Frictionless Donations Support an Open Web
Posted: 07 April, 2021 · Tweet
One of the long-standing fictions that many of us have told ourselves about the Web is that the current funding model, that of surveillance advertising, has served us well. In fact, digital advertising has come to be dominated by Google, Facebook, and Amazon, all of which engage in data-harvesting practices that undermine both our privacy and autonomy.
As we said when announcing our privacy preserving search ads:
“Ads are not the fundamental problem. The fundamental problem is tracking.”
Our contextual advertising solution stands in stark contrast to the practices and business models of Google, Bing and all the many syndication search partners that they support.
As we work to establish sustainable revenue streams, we are also exploring complementary funding streams, and a new innovation has emerged offering that.
One alternative to ads, which has become increasingly popular in recent years is subscriptions; direct payments from subscriber to platform. However subscribing to all of the different services that you use on the Web would either expensive or cumbersome. Expensive if every service charged say $5 per month, or cumbersome if every service charged say $0.10 per month.
If only there was and easier way to send small payments directly to all your favourite apps and platforms. A way where you don’t have to pay substantial subscription fees and don’t face those elitist paywalls. As a matter of fact, this is an (internet) age-old problem, considered by Netscape a long, long time ago.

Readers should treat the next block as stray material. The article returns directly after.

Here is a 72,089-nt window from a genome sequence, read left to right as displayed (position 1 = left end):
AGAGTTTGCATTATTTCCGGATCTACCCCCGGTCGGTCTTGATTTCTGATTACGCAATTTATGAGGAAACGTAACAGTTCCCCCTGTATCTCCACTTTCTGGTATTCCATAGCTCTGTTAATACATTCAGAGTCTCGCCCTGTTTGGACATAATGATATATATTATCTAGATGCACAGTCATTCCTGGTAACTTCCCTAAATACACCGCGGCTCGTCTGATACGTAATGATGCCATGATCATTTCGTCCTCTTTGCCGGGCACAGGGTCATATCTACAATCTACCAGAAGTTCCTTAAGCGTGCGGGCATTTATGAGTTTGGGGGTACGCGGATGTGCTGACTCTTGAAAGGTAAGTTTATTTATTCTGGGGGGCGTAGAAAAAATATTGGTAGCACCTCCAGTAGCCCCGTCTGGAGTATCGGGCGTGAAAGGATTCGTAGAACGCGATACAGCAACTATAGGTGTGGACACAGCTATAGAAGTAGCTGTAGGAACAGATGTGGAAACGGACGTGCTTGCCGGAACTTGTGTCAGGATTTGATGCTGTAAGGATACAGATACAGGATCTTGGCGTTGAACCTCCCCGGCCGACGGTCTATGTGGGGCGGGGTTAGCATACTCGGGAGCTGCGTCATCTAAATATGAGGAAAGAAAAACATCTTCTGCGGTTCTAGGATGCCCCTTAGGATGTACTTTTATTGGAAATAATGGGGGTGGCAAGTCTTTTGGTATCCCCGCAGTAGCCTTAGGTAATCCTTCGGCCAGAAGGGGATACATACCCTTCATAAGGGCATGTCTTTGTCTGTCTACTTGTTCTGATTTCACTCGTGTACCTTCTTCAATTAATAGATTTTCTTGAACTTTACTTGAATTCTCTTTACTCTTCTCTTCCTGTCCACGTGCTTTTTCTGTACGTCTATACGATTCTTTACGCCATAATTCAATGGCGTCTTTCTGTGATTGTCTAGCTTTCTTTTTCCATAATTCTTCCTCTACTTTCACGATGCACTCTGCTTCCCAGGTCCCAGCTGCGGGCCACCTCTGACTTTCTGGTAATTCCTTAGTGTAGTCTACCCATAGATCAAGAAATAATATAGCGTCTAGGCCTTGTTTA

So let's say hypothetically you wanted to have an online newspaper [and] you wanted to read an article in that paper and maybe you wanted to have an economic relationship where you were paying for the information…one would think it was the most obvious thing to do to build into the browser the ability to spend money, but you may have noticed that didn’t happen. Marc Andressen, Netscape Co-founder
Put simply, when accessing a page that has a small piece of code in the head tags with the correct browser extension, one can stream money to the websites that are set-up to receive your support.
On top of this, Web Monetization allows for the whole process of payment to be undertaken in a way that protects the privacy of the person engaging in streaming of payments. This standard decouples the person sending money from the websites/creators receiving it by using the browser as an intermediary and without the use of a blockchain or the creation of a currency. Information about where money has come from is not sent to the receiver, and the money itself comes from a Web Monetization Provider.
The only currently-available Web Monetization provider is Coil. That being said, Web Monetization is built so that many streaming payment providers can easily leverage the protocol in order to provide this service. For $5 a month you can browse the Web using this extension and stream very small quantities of money to the people who are giving all of that free entertainment, content and functionality. One single signup can then be used in place of many.